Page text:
In almost any relationship (not just marriage), there is a period in which the parties are utterly thrilled with each other. Whether you are working with a new client, or if a recent job change makes you the new kid on the staff... there seems to be somewhat of a grace period that gives us considerable latitude early in these new relationships. Think about why that might be:
Early in the relationship, people are generally more likely to bring their "A" game; they want to make a good first impression.
- Everyone has ideas. If you are new to a person or group, chances are, at least some of yours are going to seem like they are new ideas, even if they are not. (Your ideas are just new to this person or group.)
- Early in a relationship, both parties are likely to work hard at earning the other's respect. Five months or five years later, it is too easy to assume that you already enjoy someone's respect. As a result, it is tempting to not work quite as hard at earning it.
- When starting a new relationship, people are often more liberal with the use of compliments, consideration and simple manners.
So how can you keep the relationship fresh long after the honeymoon is over?
- Start by asking whether you're still bringing your best game... even with clients you've been serving for five months, five years, or twenty-five years.
- Realize that you likely have competitors who are courting this prospect when you're not there to defend your track record; the evidence of how you have helped this client—recently—must be more compelling than the competition's promise of future performance.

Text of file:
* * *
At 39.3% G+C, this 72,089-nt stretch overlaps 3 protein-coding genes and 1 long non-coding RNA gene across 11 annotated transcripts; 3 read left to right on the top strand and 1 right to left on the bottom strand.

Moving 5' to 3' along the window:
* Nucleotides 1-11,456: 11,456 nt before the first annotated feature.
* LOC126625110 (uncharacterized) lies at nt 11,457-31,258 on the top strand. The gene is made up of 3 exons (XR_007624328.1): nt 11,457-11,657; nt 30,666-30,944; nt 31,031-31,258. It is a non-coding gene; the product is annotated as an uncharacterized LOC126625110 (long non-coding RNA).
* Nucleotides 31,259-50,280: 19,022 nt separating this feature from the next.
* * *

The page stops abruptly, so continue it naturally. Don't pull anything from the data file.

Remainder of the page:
- Be polite. Say "Please." And for heaven's sake, say "Thank you" with every order.
- Constantly improve on your personal capabilities. That way, you will continue to bring new ideas and innovative solutions for the client to consider... which is one of the things that made them fall in love with you in the first place.
The novelty of a relationship may fade over time, but the respect, appreciation and value of a relationship can last a lifetime... if both parties are prepared to work hard and if neither feels they are being taken for granted.
If you are not already receiving our blog posts via email, subscribe to our blog to receive posts that will help improve sales performance.
Mike Anderson is VP Consumer Insights and Communication at The Center for Sales Strategy